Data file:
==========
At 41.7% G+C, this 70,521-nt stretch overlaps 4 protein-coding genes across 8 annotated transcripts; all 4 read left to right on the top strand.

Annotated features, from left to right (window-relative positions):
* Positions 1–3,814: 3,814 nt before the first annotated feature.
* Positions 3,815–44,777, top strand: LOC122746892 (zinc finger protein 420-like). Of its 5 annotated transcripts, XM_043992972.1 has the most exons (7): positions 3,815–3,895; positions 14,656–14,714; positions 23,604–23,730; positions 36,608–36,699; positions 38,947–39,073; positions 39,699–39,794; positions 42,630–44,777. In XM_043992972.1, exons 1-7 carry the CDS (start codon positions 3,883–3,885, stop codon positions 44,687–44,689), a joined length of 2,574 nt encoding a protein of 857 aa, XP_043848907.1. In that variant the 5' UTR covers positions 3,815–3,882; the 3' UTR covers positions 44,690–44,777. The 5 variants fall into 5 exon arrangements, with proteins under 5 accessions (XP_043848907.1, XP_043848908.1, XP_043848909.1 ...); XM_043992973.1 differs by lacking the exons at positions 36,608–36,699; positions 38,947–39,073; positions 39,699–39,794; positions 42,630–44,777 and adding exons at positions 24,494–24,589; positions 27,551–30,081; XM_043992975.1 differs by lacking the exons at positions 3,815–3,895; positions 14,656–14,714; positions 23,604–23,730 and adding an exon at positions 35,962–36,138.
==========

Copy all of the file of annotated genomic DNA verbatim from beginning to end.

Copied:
At 41.7% G+C, this 70,521-nt stretch overlaps 4 protein-coding genes across 8 annotated transcripts; all 4 read left to right on the top strand.

Annotated features, from left to right (window-relative positions):
* Positions 1–3,814: 3,814 nt before the first annotated feature.
* Positions 3,815–44,777, top strand: LOC122746892 (zinc finger protein 420-like). Of its 5 annotated transcripts, XM_043992972.1 has the most exons (7): positions 3,815–3,895; positions 14,656–14,714; positions 23,604–23,730; positions 36,608–36,699; positions 38,947–39,073; positions 39,699–39,794; positions 42,630–44,777. In XM_043992972.1, exons 1-7 carry the CDS (start codon positions 3,883–3,885, stop codon positions 44,687–44,689), a joined length of 2,574 nt encoding a protein of 857 aa, XP_043848907.1. In that variant the 5' UTR covers positions 3,815–3,882; the 3' UTR covers positions 44,690–44,777. The 5 variants fall into 5 exon arrangements, with proteins under 5 accessions (XP_043848907.1, XP_043848908.1, XP_043848909.1 ...); XM_043992973.1 differs by lacking the exons at positions 36,608–36,699; positions 38,947–39,073; positions 39,699–39,794; positions 42,630–44,777 and adding exons at positions 24,494–24,589; positions 27,551–30,081; XM_043992975.1 differs by lacking the exons at positions 3,815–3,895; positions 14,656–14,714; positions 23,604–23,730 and adding an exon at positions 35,962–36,138.